Sick leave and disability pension increased from a mean 43 to 77 days/year from 2 to 1 years before RA diagnosis. A further increase to 147 days/year was observed the next year, followed by a rebound to 116 days/year 4 years after diagnosis. During the 4 years following diagnosis, sick leave decreased from a mean 118 to 35 and disability pension increased from 29 to 81 days/year. In the prevalent RA population, patients had a mean 158 annual days of sick leave and disability pension compared to 71 in comparators. Large variations existed across age, sex and education level, but RA patients had consistently higher levels. In 2007, the costs associated with sick leave and disability pension were €16 000 per patient with €9 000 attributable to RA.


Conclusion
Despite better drugs and improved treatment strategies, data from contemporary patients with early and established RA continue to indicate large unmet needs.

Loading next page...
 
/lp/british-medical-journal/how-large-are-the-productivity-losses-in-contemporary-patients-with-ra-WgoS6kCFuk

References (25)

Publisher
British Medical Journal
Copyright
Published by the BMJ Publishing Group Limited. For permission to use (where not already granted under a licence) please go to http://group.bmj.com/group/rights-licensing/permissions
ISSN
0003-4967
eISSN
1468-2060
DOI
10.1136/ard.2010.136812
Publisher site
See Article on Publisher Site

Abstract

Objective To estimate the sick leave and disability pension trajectory in patients diagnosed with early rheumatoid arthritis (RA) 1999–2007, and in prevalent patients in 2007. Methods Individuals aged 19–59 years diagnosed with early RA were identified in the Swedish Rheumatology Quality Register (1999–2007; n=3029; 47 years; 73% women). Additionally, prevalent patients in 2007 were identified in the National Patient Register (n=25 922; 52 years; 73% women). For each patient, five age-, sex-, education- and county-matched general population comparators were sampled. Sick leave and disability pension days were retrieved from national registers. Results Sick leave and disability pension increased from a mean 43 to 77 days/year from 2 to 1 years before RA diagnosis. A further increase to 147 days/year was observed the next year, followed by a rebound to 116 days/year 4 years after diagnosis. During the 4 years following diagnosis, sick leave decreased from a mean 118 to 35 and disability pension increased from 29 to 81 days/year. In the prevalent RA population, patients had a mean 158 annual days of sick leave and disability pension compared to 71 in comparators. Large variations existed across age, sex and education level, but RA patients had consistently higher levels. In 2007, the costs associated with sick leave and disability pension were €16 000 per patient with €9 000 attributable to RA. Conclusion Despite better drugs and improved treatment strategies, data from contemporary patients with early and established RA continue to indicate large unmet needs.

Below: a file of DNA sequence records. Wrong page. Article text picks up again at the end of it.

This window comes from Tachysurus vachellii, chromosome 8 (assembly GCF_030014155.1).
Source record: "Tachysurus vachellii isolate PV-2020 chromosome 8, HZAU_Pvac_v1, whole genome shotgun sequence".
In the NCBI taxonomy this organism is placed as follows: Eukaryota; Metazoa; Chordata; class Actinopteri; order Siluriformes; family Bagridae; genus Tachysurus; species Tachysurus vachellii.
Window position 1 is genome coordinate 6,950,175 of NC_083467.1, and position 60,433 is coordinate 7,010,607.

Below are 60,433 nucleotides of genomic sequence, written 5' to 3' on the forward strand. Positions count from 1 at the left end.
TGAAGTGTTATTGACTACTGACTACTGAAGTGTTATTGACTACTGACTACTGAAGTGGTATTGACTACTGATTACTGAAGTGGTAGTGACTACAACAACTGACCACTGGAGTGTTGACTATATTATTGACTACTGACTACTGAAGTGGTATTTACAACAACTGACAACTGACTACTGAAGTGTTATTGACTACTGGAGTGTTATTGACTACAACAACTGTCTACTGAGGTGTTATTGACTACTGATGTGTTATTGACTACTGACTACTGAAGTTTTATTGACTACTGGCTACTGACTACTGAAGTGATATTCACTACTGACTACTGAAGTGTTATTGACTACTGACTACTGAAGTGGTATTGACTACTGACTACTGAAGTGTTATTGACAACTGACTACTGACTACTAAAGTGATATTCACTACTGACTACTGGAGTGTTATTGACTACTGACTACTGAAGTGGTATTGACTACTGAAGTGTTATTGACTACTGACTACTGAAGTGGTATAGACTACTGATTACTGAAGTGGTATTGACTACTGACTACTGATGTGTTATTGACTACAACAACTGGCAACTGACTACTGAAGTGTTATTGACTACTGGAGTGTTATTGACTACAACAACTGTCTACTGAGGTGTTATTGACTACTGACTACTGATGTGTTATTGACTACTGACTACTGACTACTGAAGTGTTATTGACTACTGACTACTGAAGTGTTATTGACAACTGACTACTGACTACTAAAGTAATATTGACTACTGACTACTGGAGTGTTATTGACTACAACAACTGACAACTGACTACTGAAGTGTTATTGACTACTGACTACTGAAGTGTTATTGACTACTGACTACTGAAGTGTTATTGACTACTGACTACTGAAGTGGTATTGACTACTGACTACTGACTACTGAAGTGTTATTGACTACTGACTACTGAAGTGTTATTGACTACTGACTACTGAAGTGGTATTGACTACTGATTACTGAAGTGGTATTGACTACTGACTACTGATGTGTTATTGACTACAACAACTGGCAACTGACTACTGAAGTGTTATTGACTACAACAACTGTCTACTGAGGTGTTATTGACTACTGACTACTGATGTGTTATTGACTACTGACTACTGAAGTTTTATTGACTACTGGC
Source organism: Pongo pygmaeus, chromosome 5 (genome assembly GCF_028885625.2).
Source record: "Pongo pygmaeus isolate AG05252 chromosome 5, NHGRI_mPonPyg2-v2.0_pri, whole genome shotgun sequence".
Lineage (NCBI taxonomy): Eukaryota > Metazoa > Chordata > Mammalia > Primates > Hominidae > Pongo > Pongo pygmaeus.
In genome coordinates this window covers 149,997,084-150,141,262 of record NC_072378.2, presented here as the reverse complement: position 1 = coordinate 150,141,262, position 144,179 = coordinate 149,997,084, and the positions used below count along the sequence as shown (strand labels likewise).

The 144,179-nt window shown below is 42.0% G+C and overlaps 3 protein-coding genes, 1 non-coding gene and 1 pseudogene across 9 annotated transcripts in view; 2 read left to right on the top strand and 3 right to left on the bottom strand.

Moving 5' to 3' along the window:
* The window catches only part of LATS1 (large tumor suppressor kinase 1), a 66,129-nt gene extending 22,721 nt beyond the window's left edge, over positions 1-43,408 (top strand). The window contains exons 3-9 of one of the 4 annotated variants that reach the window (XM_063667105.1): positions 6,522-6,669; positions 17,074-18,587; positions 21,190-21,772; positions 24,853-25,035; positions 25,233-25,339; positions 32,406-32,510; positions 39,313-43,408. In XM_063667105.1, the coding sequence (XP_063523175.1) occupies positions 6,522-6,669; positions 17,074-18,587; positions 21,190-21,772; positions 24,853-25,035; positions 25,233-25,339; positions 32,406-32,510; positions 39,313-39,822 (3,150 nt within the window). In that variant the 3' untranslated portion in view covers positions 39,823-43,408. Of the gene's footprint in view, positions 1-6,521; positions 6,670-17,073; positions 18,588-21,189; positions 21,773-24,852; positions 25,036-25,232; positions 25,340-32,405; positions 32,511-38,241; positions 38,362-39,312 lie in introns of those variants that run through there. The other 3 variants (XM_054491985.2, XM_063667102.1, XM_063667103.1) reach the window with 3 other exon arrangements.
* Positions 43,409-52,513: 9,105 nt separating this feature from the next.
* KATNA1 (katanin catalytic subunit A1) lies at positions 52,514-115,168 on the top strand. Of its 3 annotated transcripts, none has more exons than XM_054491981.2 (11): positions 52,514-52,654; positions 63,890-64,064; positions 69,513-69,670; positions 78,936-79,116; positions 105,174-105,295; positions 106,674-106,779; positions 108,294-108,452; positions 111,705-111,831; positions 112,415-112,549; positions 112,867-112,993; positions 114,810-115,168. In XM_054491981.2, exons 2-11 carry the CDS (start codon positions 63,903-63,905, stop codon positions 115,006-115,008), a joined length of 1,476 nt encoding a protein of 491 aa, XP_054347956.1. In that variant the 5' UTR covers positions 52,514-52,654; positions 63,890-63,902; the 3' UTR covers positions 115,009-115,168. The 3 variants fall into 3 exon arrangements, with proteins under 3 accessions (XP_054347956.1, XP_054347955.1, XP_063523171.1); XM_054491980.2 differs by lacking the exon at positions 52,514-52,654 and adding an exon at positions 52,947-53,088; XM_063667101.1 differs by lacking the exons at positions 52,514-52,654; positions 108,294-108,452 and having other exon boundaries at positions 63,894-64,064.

Journal

Annals of the Rheumatic DiseasesBritish Medical Journal

Published: Jun 15, 2011

There are no references for this article.